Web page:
W3C home > Mailing lists > Public > www-style@w3.org > June 2008

RE: [css3-mediaqueries] Width/Height Clarifications

From: Grant, Melinda <melinda.grant@hp.com>
Date: Wed, 4 Jun 2008 17:33:00 +0000
To: Brad Kemper <brkemper@comcast.net>, Anne van Kesteren <annevk@opera.com>
CC: fantasai <fantasai.lists@inkedblade.net>, "www-style@w3.org" <www-style@w3.org>
Message-ID: <763AE400FE923441B74861D534DF254943F4392AFB@GVW0433EXB.americas.hpqcorp.net>

Brad said:
  >> fantasai said:
 > >> Opera's 'projection' mode is in some sense both paged and
> continuous.
> >> In this case you would want to use the viewport size, not the page
> >> box size (which depends on the content).
> Does it really? I thought that the reason "The size of a page
> box cannot be specified in CSS 2.1" is because it really ends
> up being the sheet size minus the page margins. The spec says
> that "[t]he page area includes the boxes laid out on that
> page", but it does not say that the page area size equals the
> total size of the boxes laid out on the page. An ocean can
> "include" fish, but the volume of the ocean is bigger than
> the total volume of the fish in it.

I agree that the page box size does not depend on the page content.  But the page box and the page area are not the same thing.  From http://dev.w3.org/csswg/css3-page/#page-box-page-rule,
        * The page box is a specialized CSS box that maps to a rectangular print media surface, such as a
        * page of paper. It is roughly analogous to the viewport.  As with other boxes, a page box consists
        * of margin, border, padding, and content areas.

That is, the page box does indeed contain the page margins.  The page area is synonymous with the content area of the page box.

> Thus, it seems to me that page box size is really the sheet
> size minus the page margins. So Opera's "projection" mode, if
> it has a page box size, that size would be equal to the
> screen size minus the page margins. If no page margins then
> it equals the screen size, which is also the viewport size
> because Opera sets the viewport to fill the screen.

So Opera's "projection mode" could use a page box size or a viewport size.  They should be analogous.

Fantasai said:
> >> In print media also the page box size can change: all even
> pages can
> >> be one size, all odd pages another, for instance.
> >> So Media Queries should not be referring to the page box.
> >> I'd suggest the terms "paper size" or "page size".

I'm not following this logic.  Yes, the page box size can change, but so can the viewport size.  In normal processing (that is, when the specified media size is used), the page box and the "paper size" or "page size" will be equivalent.  Assuming 'width' maps to the initial viewport width, it should likewise map to the initial page box size.

Brad said:
> But it is really the page box size that we care about. If the
> sheet is 8.5" wide, but the margins are all 3 inches wide,
> then only looking at the sheet size does not tell me what I
> need to know. Maybe min-page- box is the thing to look at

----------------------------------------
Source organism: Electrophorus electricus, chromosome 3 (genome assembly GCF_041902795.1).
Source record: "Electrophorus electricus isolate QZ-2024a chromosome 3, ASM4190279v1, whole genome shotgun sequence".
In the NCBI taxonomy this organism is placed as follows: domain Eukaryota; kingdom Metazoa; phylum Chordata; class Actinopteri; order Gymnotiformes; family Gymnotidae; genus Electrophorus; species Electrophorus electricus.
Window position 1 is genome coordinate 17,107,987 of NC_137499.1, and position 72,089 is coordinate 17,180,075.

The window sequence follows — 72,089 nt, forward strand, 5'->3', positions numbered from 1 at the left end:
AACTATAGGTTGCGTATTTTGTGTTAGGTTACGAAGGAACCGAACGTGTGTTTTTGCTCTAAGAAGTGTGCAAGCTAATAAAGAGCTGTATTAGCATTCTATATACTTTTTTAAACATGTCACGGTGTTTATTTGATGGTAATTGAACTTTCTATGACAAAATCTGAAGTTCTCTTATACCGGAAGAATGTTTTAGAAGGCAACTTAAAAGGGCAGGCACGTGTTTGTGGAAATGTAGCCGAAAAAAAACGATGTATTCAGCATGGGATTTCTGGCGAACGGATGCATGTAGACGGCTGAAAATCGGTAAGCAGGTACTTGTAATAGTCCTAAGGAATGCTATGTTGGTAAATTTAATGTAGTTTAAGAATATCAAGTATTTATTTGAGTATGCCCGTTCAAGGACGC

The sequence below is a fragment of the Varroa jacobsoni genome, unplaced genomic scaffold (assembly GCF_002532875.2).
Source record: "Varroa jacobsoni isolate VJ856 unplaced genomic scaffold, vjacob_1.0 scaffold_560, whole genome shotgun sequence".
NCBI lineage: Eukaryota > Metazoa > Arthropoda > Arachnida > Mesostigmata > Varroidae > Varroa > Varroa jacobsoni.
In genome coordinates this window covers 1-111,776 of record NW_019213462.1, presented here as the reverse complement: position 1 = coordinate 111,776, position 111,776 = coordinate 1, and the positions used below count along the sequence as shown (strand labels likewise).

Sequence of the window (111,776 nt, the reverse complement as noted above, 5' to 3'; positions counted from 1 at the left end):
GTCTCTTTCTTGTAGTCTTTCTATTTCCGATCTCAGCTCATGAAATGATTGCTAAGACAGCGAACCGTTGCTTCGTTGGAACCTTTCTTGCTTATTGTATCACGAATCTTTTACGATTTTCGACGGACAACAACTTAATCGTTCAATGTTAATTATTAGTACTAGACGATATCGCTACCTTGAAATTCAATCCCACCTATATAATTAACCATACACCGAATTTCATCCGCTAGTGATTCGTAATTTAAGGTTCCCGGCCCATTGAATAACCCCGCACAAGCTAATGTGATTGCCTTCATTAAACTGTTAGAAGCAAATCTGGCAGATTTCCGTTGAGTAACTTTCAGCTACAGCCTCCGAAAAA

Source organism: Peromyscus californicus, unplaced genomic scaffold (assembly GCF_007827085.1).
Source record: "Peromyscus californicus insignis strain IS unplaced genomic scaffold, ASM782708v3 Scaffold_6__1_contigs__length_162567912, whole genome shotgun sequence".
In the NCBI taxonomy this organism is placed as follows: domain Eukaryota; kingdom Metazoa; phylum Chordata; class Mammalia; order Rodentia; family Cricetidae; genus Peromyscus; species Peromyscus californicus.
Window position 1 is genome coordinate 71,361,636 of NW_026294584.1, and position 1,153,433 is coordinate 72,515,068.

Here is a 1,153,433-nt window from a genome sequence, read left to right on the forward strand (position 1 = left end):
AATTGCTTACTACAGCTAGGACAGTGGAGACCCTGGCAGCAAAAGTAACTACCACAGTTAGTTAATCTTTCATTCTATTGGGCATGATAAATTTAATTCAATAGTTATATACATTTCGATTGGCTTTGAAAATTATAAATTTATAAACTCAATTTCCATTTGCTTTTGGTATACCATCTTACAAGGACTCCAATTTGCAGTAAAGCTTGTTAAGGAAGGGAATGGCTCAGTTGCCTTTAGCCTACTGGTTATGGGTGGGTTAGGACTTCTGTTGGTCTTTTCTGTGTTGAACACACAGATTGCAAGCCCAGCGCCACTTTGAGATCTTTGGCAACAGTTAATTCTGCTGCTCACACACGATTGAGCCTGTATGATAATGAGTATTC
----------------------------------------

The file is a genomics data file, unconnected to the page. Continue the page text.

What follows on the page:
> (the smallest page box of a series of sheets).

I'm not getting this either.  (I think it really *is* the page box size we want, and not the page box minus margins.) The designer has control of the margin size, so why wouldn't you care about the size including margins?  What is it you need to know?  (The unprintable region?)  Or are you suggesting that what's really needed is content width rather than viewport or page box width?

Fantasai said:
> >> (The
> >> interaction of media queries and the 'size' property is a horrible
> >> mess, but I'm hoping we can deal with that in the Paged
> Media spec.)

Here I believe fantasai is referring to a situation where a declaration block inside a qualifying media query declares a page size which violates the qualifying media query.
        @media (max-width: 4in) {
          @page { size: letter;}
I believe an upcoming modification to css3-page will specify that, in such cases, the page size declaration is to be ignored.

Anne said:
> > FWIW, as far as I can tell these are the only issues that
> are holding
> > us back from moving
> >
> >  http://dev.w3.org/csswg/css3-mediaqueries/
> >
> > to Last Call again (for the last time hopefully!). I can look into
> > making some changes, but I'd appreciate input if you have
> any concrete
> > ideas.

When HP implemented Media Queries some years back, we could find no useful distinction in paged media between 'width' and 'device-width' or 'height' and 'device-height'.

I agree with fantasai: The width/height should be defined to map to the window size and device-width/device-height should be mapped to the screen size.  Both in my opinion should map to the page box for paged media.  (We really don't care if my monitor has speakers on the sides that make it twice as wide as the display surface or if I'm using a laser printer that's twice as tall as your inkjet printer -- the overall device height/width is irrelevant.)

  + The 'height' media feature describes the height of the targeted display area of the output device. For continuous media, this is the height of the viewport. For paged media, this is the height of the page box.
  + The 'device-height' media feature describes the height of the rendering surface of the output device. For continuous media, this is typically the screen size. For paged media, this is the height of the page box.
(and analogous for 'width'/'device-width.)

Best wishes,

Received on Wednesday, 4 June 2008 17:34:48 UTC

This archive was generated by hypermail 2.3.1 : Monday, 2 May 2016 14:27:37 UTC